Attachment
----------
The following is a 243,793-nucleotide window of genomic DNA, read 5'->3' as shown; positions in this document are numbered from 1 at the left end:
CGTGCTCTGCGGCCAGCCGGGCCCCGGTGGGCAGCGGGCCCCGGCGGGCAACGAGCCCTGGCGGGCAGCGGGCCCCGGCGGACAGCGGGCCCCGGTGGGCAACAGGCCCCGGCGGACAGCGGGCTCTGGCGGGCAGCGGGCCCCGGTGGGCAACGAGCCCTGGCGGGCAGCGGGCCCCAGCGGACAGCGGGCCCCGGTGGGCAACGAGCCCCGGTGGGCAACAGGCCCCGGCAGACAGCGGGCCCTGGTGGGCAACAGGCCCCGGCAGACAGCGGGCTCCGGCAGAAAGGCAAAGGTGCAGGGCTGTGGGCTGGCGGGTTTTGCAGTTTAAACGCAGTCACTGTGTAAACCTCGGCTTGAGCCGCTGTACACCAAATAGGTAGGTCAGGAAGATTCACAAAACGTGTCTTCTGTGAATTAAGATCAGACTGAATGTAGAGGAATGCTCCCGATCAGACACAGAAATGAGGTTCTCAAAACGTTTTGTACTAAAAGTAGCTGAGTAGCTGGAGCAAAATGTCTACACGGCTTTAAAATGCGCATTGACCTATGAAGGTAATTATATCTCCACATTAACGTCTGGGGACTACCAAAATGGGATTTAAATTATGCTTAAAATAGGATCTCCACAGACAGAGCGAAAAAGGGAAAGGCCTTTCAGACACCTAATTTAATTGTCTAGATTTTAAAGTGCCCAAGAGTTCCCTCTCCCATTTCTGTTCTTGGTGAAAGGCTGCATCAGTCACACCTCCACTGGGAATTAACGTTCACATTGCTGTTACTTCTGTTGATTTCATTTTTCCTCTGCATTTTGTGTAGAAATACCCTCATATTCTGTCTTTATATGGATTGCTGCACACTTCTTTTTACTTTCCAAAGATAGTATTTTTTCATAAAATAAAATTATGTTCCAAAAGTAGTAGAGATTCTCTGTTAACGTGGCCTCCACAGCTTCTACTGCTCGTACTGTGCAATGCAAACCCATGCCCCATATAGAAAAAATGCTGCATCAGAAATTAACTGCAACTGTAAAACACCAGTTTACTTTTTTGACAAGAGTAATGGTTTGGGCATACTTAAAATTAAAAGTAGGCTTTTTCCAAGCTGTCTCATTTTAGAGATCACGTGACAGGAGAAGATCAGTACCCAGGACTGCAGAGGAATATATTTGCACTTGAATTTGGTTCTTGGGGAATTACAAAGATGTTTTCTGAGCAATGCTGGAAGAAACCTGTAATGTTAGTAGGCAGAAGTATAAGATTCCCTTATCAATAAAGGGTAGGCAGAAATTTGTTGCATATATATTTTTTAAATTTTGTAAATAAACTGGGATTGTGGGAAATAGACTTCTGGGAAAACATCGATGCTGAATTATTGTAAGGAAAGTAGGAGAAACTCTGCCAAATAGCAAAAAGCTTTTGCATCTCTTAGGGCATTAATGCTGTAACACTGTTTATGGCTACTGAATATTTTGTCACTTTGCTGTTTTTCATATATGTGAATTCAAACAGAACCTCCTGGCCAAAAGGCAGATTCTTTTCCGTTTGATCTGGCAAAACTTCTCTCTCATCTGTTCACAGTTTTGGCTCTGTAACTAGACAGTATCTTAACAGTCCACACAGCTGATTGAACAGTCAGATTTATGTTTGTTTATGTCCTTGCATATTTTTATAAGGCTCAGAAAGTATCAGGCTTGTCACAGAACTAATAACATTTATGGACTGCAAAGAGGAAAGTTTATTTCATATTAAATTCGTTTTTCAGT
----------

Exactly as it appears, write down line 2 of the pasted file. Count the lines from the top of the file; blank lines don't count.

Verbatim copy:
CGTGCTCTGCGGCCAGCCGGGCCCCGGTGGGCAGCGGGCCCCGGCGGGCAACGAGCCCTGGCGGGCAGCGGGCCCCGGCGGACAGCGGGCCCCGGTGGGCAACAGGCCCCGGCGGACAGCGGGCTCTGGCGGGCAGCGGGCCCCGGTGGGCAACGAGCCCTGGCGGGCAGCGGGCCCCAGCGGACAGCGGGCCCCGGTGGGCAACGAGCCCCGGTGGGCAACAGGCCCCGGCAGACAGCGGGCCCTGGTGGGCAACAGGCCCCGGCAGACAGCGGGCTCCGGCAGAAAGGCAAAGGTGCAGGGCTGTGGGCTGGCGGGTTTTGCAGTTTAAACGCAGTCACTGTGTAAACCTCGGCTTGAGCCGCTGTACACCAAATAGGTAGGTCAGGAAGATTCACAAAACGTGTCTTCTGTGAATTAAGATCAGACTGAATGTAGAGGAATGCTCCCGATCAGACACAGAAATGAGGTTCTCAAAACGTTTTGTACTAAAAGTAGCTGAGTAGCTGGAGCAAAATGTCTACACGGCTTTAAAATGCGCATTGACCTATGAAGGTAATTATATCTCCACATTAACGTCTGGGGACTACCAAAATGGGATTTAAATTATGCTTAAAATAGGATCTCCACAGACAGAGCGAAAAAGGGAAAGGCCTTTCAGACACCTAATTTAATTGTCTAGATTTTAAAGTGCCCAAGAGTTCCCTCTCCCATTTCTGTTCTTGGTGAAAGGCTGCATCAGTCACACCTCCACTGGGAATTAACGTTCACATTGCTGTTACTTCTGTTGATTTCATTTTTCCTCTGCATTTTGTGTAGAAATACCCTCATATTCTGTCTTTATATGGATTGCTGCACACTTCTTTTTACTTTCCAAAGATAGTATTTTTTCATAAAATAAAATTATGTTCCAAAAGTAGTAGAGATTCTCTGTTAACGTGGCCTCCACAGCTTCTACTGCTCGTACTGTGCAATGCAAACCCATGCCCCATATAGAAAAAATGCTGCATCAGAAATTAACTGCAACTGTAAAACACCAGTTTACTTTTTTGACAAGAGTAATGGTTTGGGCATACTTAAAATTAAAAGTAGGCTTTTTCCAAGCTGTCTCATTTTAGAGATCACGTGACAGGAGAAGATCAGTACCCAGGACTGCAGAGGAATATATTTGCACTTGAATTTGGTTCTTGGGGAATTACAAAGATGTTTTCTGAGCAATGCTGGAAGAAACCTGTAATGTTAGTAGGCAGAAGTATAAGATTCCCTTATCAATAAAGGGTAGGCAGAAATTTGTTGCATATATATTTTTTAAATTTTGTAAATAAACTGGGATTGTGGGAAATAGACTTCTGGGAAAACATCGATGCTGAATTATTGTAAGGAAAGTAGGAGAAACTCTGCCAAATAGCAAAAAGCTTTTGCATCTCTTAGGGCATTAATGCTGTAACACTGTTTATGGCTACTGAATATTTTGTCACTTTGCTGTTTTTCATATATGTGAATTCAAACAGAACCTCCTGGCCAAAAGGCAGATTCTTTTCCGTTTGATCTGGCAAAACTTCTCTCTCATCTGTTCACAGTTTTGGCTCTGTAACTAGACAGTATCTTAACAGTCCACACAGCTGATTGAACAGTCAGATTTATGTTTGTTTATGTCCTTGCATATTTTTATAAGGCTCAGAAAGTATCAGGCTTGTCACAGAACTAATAACATTTATGGACTGCAAAGAGGAAAGTTTATTTCATATTAAATTCGTTTTTCAGT